The most obvious task is to ask students to look at the examples of the language focus in the text and use them to complete rules about its use. Or they could try writing their own rules and then comparing them with a grammar reference.
An alternative is to remove those examples (or parts of them) and get students to complete the text, comparing their versions with the original. This is something which works very well for articles and for discourse markers.
Or you could give students another version of the text with deliberate errors, and ask them to find a ccertain numbers of mistakes and correct them- before, again, checking against the original.
Try a dictogloss (read a short section aloud, which contains the language you are focusing on) and ask students to write down as much as they can before reconstructing the text together. This works well for structures which are very frequent, such as reference links or articles.
Having thus drawn the students’ attention to language, I believe that it is important to give them some opportunity to use the language. Opinion varies as to whether practising the language per se helps students to acquire it, but at the very least it is another opportunity to notice it, which does seem to help with acquisition.
In my previous post, I looked at the whole idea of reading tasks and the arguments for and against using them. One conclusion I came to is that, ideally, tasks should bear some relation to the kinds of processes we would use when reading in real life contexts.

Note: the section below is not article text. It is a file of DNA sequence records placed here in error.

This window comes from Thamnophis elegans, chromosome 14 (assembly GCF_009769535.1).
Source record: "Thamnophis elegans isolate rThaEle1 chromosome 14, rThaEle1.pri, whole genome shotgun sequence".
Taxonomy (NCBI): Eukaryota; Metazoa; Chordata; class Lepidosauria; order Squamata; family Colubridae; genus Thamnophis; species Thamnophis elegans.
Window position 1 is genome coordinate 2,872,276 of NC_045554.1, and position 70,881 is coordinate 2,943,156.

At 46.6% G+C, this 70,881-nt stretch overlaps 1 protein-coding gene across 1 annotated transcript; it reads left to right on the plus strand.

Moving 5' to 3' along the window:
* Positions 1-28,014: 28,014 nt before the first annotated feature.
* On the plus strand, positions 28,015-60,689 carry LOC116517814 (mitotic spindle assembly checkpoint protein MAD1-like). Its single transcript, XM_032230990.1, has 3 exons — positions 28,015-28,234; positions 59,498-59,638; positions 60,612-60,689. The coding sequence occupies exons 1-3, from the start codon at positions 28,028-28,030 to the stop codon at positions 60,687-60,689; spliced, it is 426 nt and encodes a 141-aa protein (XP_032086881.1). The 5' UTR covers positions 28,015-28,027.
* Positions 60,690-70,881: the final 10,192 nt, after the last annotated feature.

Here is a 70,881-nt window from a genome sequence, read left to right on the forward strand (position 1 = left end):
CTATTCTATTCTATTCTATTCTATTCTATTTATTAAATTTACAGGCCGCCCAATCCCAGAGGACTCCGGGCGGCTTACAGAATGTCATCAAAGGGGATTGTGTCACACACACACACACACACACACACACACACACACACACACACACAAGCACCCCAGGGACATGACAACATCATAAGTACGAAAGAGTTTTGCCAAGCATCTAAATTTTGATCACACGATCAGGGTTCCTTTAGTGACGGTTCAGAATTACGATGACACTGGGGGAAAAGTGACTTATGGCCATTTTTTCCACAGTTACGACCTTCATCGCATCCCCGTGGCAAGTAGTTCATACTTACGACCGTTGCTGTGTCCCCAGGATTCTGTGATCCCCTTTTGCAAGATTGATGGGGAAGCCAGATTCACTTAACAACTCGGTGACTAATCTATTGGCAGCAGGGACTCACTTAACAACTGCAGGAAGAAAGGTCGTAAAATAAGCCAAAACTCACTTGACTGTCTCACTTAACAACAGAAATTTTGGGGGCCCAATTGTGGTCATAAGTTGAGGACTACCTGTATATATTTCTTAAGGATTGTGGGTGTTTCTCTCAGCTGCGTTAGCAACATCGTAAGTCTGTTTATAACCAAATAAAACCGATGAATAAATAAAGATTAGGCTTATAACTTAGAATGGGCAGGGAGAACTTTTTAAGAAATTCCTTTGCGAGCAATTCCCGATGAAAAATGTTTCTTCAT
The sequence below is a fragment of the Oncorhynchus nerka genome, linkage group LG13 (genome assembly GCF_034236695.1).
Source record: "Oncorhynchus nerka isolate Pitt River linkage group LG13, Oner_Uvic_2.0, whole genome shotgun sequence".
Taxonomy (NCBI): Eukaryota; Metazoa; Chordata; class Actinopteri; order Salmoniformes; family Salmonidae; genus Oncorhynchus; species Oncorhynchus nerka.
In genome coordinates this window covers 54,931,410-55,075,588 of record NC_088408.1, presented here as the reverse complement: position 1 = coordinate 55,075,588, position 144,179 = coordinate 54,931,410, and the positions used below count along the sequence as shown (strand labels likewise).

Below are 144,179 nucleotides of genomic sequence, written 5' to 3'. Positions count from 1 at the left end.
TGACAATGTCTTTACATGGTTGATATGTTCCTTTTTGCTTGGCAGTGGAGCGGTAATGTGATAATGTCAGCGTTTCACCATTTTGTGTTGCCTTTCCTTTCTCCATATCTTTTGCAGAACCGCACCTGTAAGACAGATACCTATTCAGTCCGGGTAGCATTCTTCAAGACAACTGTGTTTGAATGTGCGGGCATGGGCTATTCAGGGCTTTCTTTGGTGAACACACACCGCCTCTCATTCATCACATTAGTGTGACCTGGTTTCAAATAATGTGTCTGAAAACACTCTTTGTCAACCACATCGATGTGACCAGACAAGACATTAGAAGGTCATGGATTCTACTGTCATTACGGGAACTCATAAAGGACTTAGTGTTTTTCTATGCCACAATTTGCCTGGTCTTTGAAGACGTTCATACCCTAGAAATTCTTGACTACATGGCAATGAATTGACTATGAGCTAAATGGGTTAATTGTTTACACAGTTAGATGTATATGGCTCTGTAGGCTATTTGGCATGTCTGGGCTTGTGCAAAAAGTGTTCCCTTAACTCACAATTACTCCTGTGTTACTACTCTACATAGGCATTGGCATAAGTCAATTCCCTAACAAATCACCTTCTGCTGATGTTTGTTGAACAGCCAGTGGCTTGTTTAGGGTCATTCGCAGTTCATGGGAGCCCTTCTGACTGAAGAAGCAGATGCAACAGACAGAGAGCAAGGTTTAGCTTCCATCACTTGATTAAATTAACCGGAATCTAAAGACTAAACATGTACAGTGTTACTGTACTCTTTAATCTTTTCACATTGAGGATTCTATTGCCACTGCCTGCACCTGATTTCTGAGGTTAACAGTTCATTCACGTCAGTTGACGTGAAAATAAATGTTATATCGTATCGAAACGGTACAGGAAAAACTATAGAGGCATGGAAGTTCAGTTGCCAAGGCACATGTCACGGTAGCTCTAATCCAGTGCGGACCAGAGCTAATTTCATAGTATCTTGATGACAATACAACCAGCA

There are some quite simple task types which will work for a lot of texts. For example, setting up the topic (using pictures perhaps, or the title) and then asking students think of questions that they would like answered about the topic. Alternatively, ask them to write down what they expect to learn and then read to check their ideas. This kind of approach has the obvious advantage of no preparation, and is very close to what we would do in the real world.
Similarly, with different kinds of texts, particularly factual ones, we can set tasks which require students to scan and find particular bits of information. Classic examples are small ads, tv listings etc.
More typical comprehension questions,such as we see in EL exams, tend to test what the question setter sees as the main points of the text. Of course, in real life, we are able to decide for ourselves what the main points are, which means that pre-set questions are intrinsically somewhat inauthentic. The format of typical question types can also be rather inauthentic, of course. While at IATEFL this year, I saw John Field, talking about listening, and he made the very valid point that when carrying out multiple choice questions, we are asking students to do something much more complex than simply listen for information. As well as listening for the information we require, they also have to pick up on the distractors and discount them, a sophisticated process.